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kerley

Batteries or what?

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Just some background:I don't drive my 24v much anymore. 200,534 miles on the clock. In the last seven years I've only put 5200 miles on it. I last drove it three weeks ago and all was fine. This morning I turned the switch to on position and all the bells and such worked just fine. When I bumped the starter it would not turn over, just kind of drug but not fast enough to start. I cleaned the battrey cables and battrey posts, connected the battrey charger and It read "FULL CHARGE" so I tried to start it again but she would not go.I desided to drive my 97 GMC Sonoma which has not been started for a year, It was dead. I connected the battrey charger and It read "FULL CHARGE" but it was dead. I got my battrey jumper cables, connected them to my tractor and It started right up. I then connected the cables to the Dodge and It still would not crank or even turn over.My conclusion is that the battrey charger is worn out, probly from setting on the shelf in the garage. Tomorrow morning I will remove both batteries from the dodge and go have them tested. They are seven years old and if they are dead then that may be the fix, eather way I will install "HOT" batteries. If that does not solve the problem then I will start looking at the Starter and Solenoid. Is there anything else that would attribute to this current problem? All helpfull information will be apreciated.

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I think you are on the right track. Starter solenoid may just be a bit "stuck." Or small furry demons have chewed through some magical electrical component.I aspire to laziness, and in that interest I would probably tap the solenoid with a hammer handle a few times before I went to the trouble of pulling the batteries.

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Most vehicles have a "parasitic draw" small loads that will eventually drain your batteries. Unless you use it fairly often, keep a battery maintainer on it or a small solar maintainer. I learned my lesson, although at 7 years the batteries have outlasted every one I've owned.

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Kerley,Just recently I have run into this with my battery charger. (is your a Schumacher?) If my battery is really drained the stupid thing will show "full charge", but on one of them which had a dead cell, only would charge to 10.7 volts. I no longer trust the charge gauge on the charger and check with a volt meter.The parasitic draw will absolutely kill the battery. I have gotten to disconnecting most if they are not used on a regular basis. Adding a battery minder might help (trickle charger). Some of my trucks just don't hang out conveniently near plug ins. Have been considering a photocell type one that plugs in the cigarette lighter. (won't work on the Honda, the lighter is not in the charging circuit with key off.....) HTHHag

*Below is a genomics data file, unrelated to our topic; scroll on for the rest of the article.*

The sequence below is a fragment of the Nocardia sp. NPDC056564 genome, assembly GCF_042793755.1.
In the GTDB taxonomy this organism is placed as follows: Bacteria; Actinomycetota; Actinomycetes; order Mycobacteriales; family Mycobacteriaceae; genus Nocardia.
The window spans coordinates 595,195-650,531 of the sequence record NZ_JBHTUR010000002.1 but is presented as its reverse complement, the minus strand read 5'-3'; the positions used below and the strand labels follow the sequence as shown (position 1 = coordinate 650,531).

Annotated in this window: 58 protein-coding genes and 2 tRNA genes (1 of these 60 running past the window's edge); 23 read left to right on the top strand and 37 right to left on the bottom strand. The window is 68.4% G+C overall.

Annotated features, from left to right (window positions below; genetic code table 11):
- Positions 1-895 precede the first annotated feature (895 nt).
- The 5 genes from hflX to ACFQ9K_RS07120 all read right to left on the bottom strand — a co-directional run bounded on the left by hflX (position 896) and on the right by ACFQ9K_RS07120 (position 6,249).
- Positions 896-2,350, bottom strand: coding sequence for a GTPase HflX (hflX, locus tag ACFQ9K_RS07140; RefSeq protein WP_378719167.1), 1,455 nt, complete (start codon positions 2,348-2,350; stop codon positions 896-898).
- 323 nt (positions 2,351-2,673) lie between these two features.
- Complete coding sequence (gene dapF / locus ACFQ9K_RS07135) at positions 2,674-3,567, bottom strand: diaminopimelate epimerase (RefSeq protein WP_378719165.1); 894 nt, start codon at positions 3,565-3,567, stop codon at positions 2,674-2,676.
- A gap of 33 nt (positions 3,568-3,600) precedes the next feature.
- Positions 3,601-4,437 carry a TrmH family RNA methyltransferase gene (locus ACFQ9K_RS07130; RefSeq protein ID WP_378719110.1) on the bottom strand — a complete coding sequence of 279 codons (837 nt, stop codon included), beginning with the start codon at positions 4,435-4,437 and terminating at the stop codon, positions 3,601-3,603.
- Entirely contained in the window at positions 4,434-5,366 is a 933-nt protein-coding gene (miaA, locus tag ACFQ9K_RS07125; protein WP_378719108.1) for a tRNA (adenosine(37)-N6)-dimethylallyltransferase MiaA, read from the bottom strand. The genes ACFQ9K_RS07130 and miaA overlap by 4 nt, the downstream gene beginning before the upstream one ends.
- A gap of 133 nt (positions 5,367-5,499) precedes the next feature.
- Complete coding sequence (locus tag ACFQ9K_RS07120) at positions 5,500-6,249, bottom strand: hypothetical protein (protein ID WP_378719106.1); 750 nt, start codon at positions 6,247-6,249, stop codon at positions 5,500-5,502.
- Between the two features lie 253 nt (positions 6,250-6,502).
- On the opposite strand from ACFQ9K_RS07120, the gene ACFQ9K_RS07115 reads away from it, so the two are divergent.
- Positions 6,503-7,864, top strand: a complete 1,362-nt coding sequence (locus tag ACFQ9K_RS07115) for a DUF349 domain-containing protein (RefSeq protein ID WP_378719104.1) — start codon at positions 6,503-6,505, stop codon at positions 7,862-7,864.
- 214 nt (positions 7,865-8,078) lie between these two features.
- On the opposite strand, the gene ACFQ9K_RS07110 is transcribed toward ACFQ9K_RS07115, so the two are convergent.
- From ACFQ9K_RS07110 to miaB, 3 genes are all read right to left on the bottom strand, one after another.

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Kerley, Just recently I have run into this with my battery charger. (is your a Schumacher?) If my battery is really drained the stupid thing will show "full charge", but on one of them which had a dead cell, only would charge to 10.7 volts. I no longer trust the charge gauge on the charger and check with a volt meter. The parasitic draw will absolutely kill the battery. I have gotten to disconnecting most if they are not used on a regular basis. Adding a battery minder might help (trickle charger). Some of my trucks just don't hang out conveniently near plug ins. Have been considering a photocell type one that plugs in the cigarette lighter. (won't work on the Honda, the lighter is not in the charging circuit with key off.....) HTH Hag

Yes we have the same charger. I took the batteries to town today. One was totally DEAD, the other was not dead but would not hold a charge. I replaced both batteries and she fired right up, all is good. Thank you, Kerley
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Glad you got it all fixed and running... :wink:

Thank you. I am too, every time some thing sounds like trouble I start to worry. Everything connected to this Dodge/Cummins is very costly, and not many reputable repair shops, seams like the repair shops are all outlaws around here. Maybe It's just me, I feel older than dirt, Haha. I thank everyone that chimed in to help me. Kerley.

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Most all battery chargers these days have to detect some voltage before they will charge. If they were totally dead its probably what prevented your charger from ever kicking on.

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Like I said, I don't drive the Dodge very much these days. Fuel is four dollars a gallon and we live ten miles from town so we try to plan out trips to do all town business together. I drove the truck yesterday and the dash guage showed a total discharge, even the fuel and oil pressure guages showed zero pressure. I shut her down for ten minutes and fired her back up and all was normal. This morning there was hardly enough juice to turn her over and guages shower zero or discharge. I knew the batterys were new so I installed a new Alternator and all is well again. With 200K on the clock I don't think the Alternator owed me anything and all is well now.

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